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Oct 29, 2017

This box can deliver electricity and drinking water anywhere

Posted by in category: futurism

The “Off Grid Box” can provide clean drinking water and electricity just about anywhere. It can be used in developing countries or for people who simply prefer living off the grid.

Off Grid Box also says the device can be deployed in the event of a natural disaster.

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Oct 29, 2017

Toyota Just Announced a Deadline for the Phasing out of Gas Engines

Posted by in category: transportation

Japanese automaker Toyota is looking to reduce their vehicles’ carbon emissions by phasing out gas engines from their lineup by 2040.

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Oct 29, 2017

Nanomagnets levitate thanks to quantum physics

Posted by in categories: nanotechnology, quantum physics

Quantum physicists in Oriol Romero-Isart’s research group in Innsbruck show in two current publications that, despite Earnshaw’s theorem, nanomagnets can be stably levitated in an external static magnetic field owing to quantum mechanical principles. The quantum angular momentum of electrons, which also causes magnetism, is accountable for this mechanism.

Already in 1842, British mathematician Samuel Earnshaw proved that there is no stable configuration of levitating permanent magnets. If one magnet is levitated above another, the smallest disturbance will cause the system to crash. The magnetic top, a popular toy, circumvents the Earnshaw theorem: When it is disturbed, the gyrating motion of the top causes a system correction and stability is maintained. In collaboration with researchers from the Max Planck Institute for Quantum Optics, Munich, physicists in Oriol Romero-Isart’s research group at the Institute for Theoretical Physics, Innsbruck University, and the Institute for Quantum Optics and Quantum Information, Austrian Academy of Sciences, have now shown that: In the quantum world, tiny non-gyrating nanoparticles can stably levitate in a magnetic field.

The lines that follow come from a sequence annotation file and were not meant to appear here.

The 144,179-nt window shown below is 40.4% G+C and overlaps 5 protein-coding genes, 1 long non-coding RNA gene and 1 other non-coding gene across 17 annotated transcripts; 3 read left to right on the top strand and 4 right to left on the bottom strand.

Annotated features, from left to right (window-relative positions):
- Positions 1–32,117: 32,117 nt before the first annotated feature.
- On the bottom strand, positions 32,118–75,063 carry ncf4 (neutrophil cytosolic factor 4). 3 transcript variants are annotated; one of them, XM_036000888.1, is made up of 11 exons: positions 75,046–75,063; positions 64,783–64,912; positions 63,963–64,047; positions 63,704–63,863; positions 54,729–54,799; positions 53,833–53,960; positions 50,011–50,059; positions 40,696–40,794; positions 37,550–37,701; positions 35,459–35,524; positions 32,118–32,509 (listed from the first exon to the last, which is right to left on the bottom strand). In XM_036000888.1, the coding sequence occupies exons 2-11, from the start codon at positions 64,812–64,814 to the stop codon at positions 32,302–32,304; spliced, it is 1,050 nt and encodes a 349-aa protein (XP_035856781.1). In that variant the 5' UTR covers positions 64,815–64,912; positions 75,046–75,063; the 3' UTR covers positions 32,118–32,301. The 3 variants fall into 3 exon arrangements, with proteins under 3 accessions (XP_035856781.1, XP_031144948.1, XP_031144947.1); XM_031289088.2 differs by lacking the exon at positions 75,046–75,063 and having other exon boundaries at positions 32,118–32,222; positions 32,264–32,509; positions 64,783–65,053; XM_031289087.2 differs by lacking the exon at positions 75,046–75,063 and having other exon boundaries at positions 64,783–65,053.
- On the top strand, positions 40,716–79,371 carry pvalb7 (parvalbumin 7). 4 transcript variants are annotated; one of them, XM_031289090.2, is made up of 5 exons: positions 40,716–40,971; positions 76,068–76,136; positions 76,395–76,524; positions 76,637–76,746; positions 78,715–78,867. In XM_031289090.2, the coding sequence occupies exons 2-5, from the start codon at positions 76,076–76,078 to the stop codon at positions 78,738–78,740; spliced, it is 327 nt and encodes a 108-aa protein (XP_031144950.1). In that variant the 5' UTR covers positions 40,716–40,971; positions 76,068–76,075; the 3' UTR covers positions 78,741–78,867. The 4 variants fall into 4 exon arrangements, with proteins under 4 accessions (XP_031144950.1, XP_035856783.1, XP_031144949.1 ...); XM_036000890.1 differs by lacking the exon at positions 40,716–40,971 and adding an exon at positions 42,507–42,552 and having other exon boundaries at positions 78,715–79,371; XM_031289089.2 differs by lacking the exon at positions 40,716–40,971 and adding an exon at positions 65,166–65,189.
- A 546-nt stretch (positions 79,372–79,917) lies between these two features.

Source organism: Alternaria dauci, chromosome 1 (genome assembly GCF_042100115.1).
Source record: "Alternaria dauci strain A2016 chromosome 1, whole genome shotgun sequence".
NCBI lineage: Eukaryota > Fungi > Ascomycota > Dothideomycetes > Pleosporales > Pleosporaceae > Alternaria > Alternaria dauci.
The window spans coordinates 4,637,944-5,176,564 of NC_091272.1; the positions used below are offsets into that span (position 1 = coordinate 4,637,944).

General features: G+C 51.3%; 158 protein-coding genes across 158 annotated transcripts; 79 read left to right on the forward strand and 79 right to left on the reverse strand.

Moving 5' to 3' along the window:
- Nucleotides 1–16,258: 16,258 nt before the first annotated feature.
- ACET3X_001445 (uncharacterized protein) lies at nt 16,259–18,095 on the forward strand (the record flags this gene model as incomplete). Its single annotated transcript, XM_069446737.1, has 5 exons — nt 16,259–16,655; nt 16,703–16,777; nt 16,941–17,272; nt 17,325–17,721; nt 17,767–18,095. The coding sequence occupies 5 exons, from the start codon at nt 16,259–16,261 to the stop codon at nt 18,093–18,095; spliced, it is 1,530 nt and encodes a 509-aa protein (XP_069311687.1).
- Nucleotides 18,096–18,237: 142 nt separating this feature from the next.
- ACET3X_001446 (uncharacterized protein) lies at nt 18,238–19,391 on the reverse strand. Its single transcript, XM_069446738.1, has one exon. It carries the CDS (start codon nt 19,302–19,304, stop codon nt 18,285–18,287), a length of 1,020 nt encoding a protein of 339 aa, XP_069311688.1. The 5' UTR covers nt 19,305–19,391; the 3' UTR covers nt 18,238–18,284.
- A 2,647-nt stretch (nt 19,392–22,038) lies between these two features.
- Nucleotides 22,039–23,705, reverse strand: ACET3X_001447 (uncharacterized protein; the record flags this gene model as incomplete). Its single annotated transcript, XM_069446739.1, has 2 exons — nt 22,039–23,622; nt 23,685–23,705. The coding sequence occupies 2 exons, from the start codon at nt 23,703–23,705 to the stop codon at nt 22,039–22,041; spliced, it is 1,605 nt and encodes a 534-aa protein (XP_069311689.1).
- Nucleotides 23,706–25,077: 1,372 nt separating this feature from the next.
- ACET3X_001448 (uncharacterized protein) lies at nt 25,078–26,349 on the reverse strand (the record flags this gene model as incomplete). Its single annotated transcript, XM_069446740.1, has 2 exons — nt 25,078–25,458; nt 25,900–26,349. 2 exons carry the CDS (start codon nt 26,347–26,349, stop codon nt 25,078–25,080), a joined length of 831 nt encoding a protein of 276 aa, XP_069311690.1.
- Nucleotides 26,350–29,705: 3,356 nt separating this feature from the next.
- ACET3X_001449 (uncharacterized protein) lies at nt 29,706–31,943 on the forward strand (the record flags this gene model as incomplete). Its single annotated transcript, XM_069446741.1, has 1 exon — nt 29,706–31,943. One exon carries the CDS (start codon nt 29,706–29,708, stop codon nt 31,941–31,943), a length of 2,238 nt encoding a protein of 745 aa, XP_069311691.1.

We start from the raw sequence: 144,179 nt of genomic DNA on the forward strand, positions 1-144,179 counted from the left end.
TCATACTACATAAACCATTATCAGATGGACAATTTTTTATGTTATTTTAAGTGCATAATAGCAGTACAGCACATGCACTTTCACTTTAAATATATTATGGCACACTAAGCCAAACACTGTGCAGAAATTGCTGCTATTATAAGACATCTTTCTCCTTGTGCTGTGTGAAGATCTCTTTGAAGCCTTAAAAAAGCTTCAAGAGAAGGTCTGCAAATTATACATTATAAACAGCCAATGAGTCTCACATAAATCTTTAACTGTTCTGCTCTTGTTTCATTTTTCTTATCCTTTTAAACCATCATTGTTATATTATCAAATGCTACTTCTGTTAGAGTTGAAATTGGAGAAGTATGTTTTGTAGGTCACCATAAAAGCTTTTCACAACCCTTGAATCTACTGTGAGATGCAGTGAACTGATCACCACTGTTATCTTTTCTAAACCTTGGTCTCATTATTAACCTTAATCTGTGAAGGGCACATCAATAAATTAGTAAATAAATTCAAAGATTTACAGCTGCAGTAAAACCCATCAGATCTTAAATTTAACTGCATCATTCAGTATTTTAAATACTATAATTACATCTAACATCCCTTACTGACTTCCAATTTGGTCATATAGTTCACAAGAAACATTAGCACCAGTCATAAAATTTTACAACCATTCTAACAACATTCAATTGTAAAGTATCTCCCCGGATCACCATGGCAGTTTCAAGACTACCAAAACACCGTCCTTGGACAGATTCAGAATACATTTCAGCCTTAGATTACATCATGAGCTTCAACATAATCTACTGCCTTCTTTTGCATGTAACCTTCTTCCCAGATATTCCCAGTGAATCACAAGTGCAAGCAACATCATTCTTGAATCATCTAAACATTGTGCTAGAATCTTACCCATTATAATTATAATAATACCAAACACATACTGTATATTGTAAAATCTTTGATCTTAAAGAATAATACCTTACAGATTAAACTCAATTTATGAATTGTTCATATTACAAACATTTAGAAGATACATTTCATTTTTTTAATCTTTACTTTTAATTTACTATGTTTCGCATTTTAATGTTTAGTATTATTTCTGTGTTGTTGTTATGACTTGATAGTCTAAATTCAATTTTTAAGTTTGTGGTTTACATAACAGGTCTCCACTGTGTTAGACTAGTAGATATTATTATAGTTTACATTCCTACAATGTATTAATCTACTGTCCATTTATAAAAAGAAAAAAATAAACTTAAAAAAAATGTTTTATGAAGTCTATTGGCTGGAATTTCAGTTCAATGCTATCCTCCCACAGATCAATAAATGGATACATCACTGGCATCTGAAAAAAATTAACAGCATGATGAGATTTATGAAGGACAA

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Oct 29, 2017

New CRISPR tools enable extraordinarily precise gene editing in human cells

Posted by in categories: bioengineering, biotech/medical, food, genetics

Over just a few short years the CRISPR gene-editing technique has revolutionized science, affecting everything from medicine to agriculture. Two new breakthrough studies have just been published describing dual methods that make the process more precise and efficient paving the way for scientists to safely alter DNA mutations that cause thousands of different human diseases.

CRISPR is conventionally a cut-and-paste tool allowing scientists to chop out unwanted strands of DNA and insert new genes, but a large volume of human diseases are caused by a single point mutation somewhere in a person’s DNA. Up until now scientists have not been able to simply and directly erase or rewrite these single mutations in living human cells.

Our human genome consists of 3 billion base pairs made up of chemical units referred to by the letters A, C, G and There are 50,000 known genetic mutations that are linked to disease in humans and 32,000 of these are single point mutations. Half of those single point mutations have been identified as a G-C pair that has mutated into an A-T pair.

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Oct 29, 2017

This artificial muscle is 3 times stronger than natural muscle

Posted by in category: cyborgs